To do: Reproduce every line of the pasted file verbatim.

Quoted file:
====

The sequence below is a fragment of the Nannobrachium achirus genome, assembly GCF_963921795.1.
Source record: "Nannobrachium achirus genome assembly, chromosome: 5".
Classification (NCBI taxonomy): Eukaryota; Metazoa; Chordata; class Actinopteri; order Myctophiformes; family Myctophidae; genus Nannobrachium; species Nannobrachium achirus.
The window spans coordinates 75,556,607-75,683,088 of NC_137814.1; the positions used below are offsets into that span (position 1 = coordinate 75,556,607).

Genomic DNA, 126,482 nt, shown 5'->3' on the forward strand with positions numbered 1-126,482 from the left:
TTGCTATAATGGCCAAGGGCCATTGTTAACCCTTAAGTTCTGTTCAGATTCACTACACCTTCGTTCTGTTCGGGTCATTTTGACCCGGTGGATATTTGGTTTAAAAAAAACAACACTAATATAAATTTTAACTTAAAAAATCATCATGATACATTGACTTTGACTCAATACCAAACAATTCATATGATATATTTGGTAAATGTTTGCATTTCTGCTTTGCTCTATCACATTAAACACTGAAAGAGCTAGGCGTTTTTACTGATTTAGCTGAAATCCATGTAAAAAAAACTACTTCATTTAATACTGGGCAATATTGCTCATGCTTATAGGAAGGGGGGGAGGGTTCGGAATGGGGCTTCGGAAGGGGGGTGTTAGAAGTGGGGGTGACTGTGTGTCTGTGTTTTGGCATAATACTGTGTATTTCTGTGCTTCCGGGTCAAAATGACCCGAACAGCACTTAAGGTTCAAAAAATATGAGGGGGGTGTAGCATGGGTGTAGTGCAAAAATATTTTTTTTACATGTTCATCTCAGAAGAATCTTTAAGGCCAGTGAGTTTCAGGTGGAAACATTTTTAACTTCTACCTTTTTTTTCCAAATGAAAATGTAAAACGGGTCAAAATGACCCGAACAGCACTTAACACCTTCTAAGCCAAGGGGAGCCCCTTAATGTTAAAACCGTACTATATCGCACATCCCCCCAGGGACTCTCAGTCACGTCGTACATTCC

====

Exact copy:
The sequence below is a fragment of the Nannobrachium achirus genome, assembly GCF_963921795.1.
Source record: "Nannobrachium achirus genome assembly, chromosome: 5".
Classification (NCBI taxonomy): Eukaryota; Metazoa; Chordata; class Actinopteri; order Myctophiformes; family Myctophidae; genus Nannobrachium; species Nannobrachium achirus.
The window spans coordinates 75,556,607-75,683,088 of NC_137814.1; the positions used below are offsets into that span (position 1 = coordinate 75,556,607).

Genomic DNA, 126,482 nt, shown 5'->3' on the forward strand with positions numbered 1-126,482 from the left:
TTGCTATAATGGCCAAGGGCCATTGTTAACCCTTAAGTTCTGTTCAGATTCACTACACCTTCGTTCTGTTCGGGTCATTTTGACCCGGTGGATATTTGGTTTAAAAAAAACAACACTAATATAAATTTTAACTTAAAAAATCATCATGATACATTGACTTTGACTCAATACCAAACAATTCATATGATATATTTGGTAAATGTTTGCATTTCTGCTTTGCTCTATCACATTAAACACTGAAAGAGCTAGGCGTTTTTACTGATTTAGCTGAAATCCATGTAAAAAAAACTACTTCATTTAATACTGGGCAATATTGCTCATGCTTATAGGAAGGGGGGGAGGGTTCGGAATGGGGCTTCGGAAGGGGGGTGTTAGAAGTGGGGGTGACTGTGTGTCTGTGTTTTGGCATAATACTGTGTATTTCTGTGCTTCCGGGTCAAAATGACCCGAACAGCACTTAAGGTTCAAAAAATATGAGGGGGGTGTAGCATGGGTGTAGTGCAAAAATATTTTTTTTACATGTTCATCTCAGAAGAATCTTTAAGGCCAGTGAGTTTCAGGTGGAAACATTTTTAACTTCTACCTTTTTTTTCCAAATGAAAATGTAAAACGGGTCAAAATGACCCGAACAGCACTTAACACCTTCTAAGCCAAGGGGAGCCCCTTAATGTTAAAACCGTACTATATCGCACATCCCCCCAGGGACTCTCAGTCACGTCGTACATTCC